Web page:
The mountain lynx (Lynx raspensis) is a medium-sized wild lynx species native to Central Island, Brunant. A very rare cat specie related to the Iberian lynx, the mountain lynx is historically known as the Raspenberg lynx. Originally, the animal inhabited large portions of western and southern Central Island, but hunting by humans reduced its numbers and forced the mountain lynx further up into the Central Ranges.
The mountain lynx resembles other lynx species, with a short tail, tufted ears and a ruff of fur beneath its chin. This lynx is just larger than the Iberian lynx, but is smaller than the Eurasian and Canadian lynxes.
The species was first described by Carl Linnaeus in 1758.
Humans began hunting the mountain lynx in the early 17th century, as the lynxes began to chase farmer's livestock. Extreme hunting saw numbers falling to around 1,200 in 1800 to under 500 in 1910. By then, most of the lynxes were confined to the Central Ranges in the Mariaberg Parish and the southern Central Parish.
Distribution and conservation
Awareness of the mountain lynx' precarious state raised in the 1960s and conservation efforts were undertaken from the 1970s on.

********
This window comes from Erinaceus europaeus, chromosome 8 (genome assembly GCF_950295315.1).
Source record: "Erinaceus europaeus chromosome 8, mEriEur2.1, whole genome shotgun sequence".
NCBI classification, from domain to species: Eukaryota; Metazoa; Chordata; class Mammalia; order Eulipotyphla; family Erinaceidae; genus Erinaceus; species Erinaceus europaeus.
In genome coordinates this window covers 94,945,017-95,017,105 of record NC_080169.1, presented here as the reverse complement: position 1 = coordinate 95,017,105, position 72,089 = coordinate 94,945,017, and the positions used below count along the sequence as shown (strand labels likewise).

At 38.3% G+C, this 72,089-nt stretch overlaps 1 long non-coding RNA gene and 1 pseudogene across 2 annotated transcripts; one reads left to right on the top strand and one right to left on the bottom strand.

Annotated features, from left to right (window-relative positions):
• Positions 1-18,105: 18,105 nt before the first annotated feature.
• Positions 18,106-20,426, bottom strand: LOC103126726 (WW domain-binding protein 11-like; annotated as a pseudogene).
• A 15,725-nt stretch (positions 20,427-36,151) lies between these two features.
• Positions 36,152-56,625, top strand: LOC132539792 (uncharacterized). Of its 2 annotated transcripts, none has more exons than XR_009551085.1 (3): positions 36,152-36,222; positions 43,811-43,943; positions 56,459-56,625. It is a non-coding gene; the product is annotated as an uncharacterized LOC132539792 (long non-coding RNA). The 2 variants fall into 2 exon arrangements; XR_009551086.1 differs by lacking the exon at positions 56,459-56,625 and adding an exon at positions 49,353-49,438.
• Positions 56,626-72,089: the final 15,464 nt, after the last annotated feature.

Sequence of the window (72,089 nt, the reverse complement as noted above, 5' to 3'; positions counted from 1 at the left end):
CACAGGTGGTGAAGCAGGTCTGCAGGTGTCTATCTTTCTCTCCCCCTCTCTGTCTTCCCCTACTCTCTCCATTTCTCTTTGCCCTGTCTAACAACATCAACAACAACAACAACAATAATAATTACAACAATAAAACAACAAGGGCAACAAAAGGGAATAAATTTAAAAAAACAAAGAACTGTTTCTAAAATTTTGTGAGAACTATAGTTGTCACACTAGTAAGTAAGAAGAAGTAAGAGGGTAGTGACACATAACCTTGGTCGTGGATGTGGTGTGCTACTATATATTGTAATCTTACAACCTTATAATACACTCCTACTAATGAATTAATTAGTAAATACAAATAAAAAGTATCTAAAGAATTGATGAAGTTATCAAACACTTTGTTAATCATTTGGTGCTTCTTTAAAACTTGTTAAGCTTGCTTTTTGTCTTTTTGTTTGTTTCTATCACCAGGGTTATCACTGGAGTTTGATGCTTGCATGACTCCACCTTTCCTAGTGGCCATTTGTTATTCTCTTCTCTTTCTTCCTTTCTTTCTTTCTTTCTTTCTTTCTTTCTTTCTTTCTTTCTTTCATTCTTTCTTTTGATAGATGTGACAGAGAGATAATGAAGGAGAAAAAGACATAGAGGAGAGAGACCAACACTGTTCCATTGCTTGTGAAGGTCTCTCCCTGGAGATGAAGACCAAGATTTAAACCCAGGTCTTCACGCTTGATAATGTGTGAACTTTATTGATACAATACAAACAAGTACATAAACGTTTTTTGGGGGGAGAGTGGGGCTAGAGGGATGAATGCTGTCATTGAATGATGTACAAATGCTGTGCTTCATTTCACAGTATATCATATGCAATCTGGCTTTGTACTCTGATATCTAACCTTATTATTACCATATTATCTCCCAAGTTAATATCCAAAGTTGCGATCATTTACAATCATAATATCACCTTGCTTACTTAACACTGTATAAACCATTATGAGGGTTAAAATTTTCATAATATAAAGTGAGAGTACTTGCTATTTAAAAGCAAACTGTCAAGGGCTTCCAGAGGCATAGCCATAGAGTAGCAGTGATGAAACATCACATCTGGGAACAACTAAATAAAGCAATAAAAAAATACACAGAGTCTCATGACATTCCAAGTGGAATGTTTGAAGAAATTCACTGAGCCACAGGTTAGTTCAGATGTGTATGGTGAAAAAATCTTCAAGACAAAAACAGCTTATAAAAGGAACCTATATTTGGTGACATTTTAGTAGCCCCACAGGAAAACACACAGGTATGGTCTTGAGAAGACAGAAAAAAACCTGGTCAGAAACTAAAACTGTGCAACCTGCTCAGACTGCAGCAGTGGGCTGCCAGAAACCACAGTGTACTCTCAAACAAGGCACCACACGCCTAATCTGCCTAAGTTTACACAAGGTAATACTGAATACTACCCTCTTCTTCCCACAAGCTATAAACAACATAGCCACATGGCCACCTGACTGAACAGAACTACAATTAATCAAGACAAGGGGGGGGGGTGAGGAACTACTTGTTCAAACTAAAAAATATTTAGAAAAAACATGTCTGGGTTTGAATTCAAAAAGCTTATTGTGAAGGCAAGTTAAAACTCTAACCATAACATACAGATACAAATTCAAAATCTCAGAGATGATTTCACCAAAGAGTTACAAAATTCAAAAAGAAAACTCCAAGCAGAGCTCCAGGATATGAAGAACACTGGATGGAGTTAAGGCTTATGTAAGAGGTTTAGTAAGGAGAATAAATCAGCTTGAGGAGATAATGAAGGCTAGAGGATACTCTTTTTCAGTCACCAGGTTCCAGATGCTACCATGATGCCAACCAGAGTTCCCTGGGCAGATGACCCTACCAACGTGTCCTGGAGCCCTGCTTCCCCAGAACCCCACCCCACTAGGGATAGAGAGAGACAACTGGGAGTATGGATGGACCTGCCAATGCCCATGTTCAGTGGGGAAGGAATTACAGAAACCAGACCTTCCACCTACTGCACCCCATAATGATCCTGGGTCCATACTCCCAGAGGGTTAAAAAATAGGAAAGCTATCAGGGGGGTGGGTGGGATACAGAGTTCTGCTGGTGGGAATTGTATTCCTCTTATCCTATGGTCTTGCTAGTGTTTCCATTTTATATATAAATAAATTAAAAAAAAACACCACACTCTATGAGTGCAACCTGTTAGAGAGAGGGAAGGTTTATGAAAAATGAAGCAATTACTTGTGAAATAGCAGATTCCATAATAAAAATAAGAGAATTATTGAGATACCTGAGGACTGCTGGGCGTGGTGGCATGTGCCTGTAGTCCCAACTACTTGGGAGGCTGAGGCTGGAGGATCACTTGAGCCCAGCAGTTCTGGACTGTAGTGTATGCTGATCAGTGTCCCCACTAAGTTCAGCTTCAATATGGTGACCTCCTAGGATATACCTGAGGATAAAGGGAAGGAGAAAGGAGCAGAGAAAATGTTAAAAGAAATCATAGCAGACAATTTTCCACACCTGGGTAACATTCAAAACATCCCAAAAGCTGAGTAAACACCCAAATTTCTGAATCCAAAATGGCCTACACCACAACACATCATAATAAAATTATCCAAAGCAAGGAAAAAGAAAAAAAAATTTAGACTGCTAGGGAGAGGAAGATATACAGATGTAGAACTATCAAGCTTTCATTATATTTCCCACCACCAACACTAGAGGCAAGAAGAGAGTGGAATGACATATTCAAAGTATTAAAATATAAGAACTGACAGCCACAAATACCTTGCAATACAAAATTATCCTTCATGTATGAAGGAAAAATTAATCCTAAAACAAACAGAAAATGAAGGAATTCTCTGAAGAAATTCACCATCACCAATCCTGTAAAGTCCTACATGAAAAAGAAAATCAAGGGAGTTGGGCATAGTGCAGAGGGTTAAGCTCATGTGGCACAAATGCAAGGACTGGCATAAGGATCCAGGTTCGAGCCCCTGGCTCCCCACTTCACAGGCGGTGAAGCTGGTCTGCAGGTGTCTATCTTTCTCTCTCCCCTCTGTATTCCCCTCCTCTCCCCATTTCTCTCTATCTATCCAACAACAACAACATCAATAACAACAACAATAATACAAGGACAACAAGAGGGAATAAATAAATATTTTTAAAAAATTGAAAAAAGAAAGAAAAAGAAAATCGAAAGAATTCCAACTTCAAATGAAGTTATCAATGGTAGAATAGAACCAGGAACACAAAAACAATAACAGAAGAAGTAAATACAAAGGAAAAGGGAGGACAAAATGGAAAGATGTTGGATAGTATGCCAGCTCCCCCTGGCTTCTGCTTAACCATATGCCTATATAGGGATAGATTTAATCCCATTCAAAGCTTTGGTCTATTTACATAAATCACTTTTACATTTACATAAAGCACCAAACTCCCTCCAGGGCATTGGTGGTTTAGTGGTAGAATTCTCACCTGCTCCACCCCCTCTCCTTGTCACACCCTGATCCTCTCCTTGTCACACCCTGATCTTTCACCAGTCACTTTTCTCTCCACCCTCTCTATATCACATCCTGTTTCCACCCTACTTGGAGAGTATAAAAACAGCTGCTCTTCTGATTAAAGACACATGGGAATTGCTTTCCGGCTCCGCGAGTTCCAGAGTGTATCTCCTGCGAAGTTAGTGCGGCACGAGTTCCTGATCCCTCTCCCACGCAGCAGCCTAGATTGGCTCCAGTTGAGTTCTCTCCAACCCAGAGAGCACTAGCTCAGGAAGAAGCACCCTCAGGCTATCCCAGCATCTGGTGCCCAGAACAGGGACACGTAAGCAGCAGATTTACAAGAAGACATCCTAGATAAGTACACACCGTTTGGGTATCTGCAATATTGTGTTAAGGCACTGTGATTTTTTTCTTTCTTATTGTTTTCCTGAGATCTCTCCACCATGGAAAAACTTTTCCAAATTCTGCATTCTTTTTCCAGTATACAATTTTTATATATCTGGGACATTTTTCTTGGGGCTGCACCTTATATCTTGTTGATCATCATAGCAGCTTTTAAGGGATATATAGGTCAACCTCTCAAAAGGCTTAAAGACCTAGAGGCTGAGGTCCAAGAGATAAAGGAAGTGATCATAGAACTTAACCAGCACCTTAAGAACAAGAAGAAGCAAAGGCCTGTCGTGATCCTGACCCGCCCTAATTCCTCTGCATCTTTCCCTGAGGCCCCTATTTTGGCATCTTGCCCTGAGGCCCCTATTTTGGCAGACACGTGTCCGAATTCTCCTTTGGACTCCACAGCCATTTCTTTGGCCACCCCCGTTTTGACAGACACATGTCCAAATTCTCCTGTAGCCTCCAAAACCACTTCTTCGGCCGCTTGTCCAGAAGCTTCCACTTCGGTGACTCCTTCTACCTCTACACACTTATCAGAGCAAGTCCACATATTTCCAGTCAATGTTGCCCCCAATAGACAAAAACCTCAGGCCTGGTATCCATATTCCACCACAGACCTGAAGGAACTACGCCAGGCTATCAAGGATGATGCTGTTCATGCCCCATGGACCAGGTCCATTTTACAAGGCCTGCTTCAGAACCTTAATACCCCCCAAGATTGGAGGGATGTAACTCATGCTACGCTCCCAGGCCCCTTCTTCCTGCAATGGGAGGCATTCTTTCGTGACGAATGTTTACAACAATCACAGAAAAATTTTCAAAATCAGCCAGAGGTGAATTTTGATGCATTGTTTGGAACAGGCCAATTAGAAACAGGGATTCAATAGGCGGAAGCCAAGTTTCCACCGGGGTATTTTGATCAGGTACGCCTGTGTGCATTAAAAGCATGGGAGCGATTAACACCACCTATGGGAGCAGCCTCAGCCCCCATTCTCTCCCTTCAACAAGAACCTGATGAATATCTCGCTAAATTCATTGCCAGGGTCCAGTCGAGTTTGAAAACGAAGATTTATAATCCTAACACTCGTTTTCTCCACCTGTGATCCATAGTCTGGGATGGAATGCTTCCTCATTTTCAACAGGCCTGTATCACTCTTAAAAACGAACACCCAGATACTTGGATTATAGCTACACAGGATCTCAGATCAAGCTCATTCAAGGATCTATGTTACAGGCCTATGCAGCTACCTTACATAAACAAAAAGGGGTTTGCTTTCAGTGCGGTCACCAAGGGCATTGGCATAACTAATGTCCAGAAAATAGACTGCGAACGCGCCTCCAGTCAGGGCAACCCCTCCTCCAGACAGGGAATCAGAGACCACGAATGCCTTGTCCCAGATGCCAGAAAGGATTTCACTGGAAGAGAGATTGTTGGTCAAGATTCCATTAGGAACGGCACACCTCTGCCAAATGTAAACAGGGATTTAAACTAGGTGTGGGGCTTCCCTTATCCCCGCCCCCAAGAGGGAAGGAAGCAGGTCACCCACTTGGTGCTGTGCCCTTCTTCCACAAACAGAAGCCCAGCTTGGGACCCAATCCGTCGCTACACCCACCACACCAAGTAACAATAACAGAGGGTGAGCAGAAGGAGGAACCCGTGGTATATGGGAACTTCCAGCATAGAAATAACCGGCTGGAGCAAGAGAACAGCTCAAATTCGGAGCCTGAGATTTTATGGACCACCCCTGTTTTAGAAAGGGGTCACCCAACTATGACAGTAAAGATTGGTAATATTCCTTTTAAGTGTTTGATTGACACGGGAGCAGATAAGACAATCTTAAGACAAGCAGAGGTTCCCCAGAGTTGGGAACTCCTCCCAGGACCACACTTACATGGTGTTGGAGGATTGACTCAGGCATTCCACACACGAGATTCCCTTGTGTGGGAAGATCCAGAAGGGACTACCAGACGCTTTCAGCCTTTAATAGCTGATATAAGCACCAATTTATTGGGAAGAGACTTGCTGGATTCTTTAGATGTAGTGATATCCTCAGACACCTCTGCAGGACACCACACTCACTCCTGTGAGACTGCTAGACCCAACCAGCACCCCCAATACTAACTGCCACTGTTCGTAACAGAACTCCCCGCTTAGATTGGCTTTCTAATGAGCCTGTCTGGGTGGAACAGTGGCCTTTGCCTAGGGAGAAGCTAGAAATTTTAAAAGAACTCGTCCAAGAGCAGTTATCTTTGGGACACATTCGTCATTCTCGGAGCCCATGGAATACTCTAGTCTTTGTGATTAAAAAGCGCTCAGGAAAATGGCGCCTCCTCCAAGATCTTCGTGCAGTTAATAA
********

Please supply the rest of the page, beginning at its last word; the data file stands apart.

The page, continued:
In 1973, there were an estimated 62 lynxes, all confined to the northern Central Parish. In the early 1970s, the lynxes were extremely endangered and they were slowly introduced south and west, and by 1980, a small group of lynxes was breeding in the eastern Helmond Parish. The government passed legislation in 1977 making it illegal to hunt lynxes, and efforts to take this into effect have been largely successful. In 1991, the Mariaberg National Park was enlarged, which helped to protect the species.
In 1988, a previously unknown separate population of about twenty lynxes was found isolated in the eastern Sint-Willemstad Parish. Today, the population of these lynxes has risen to around 280 or 300. While still at a rather low number, the population is steadily rising.
The mountain lynx is listed as a vulnerable species by the Wikinational Conservation Organization.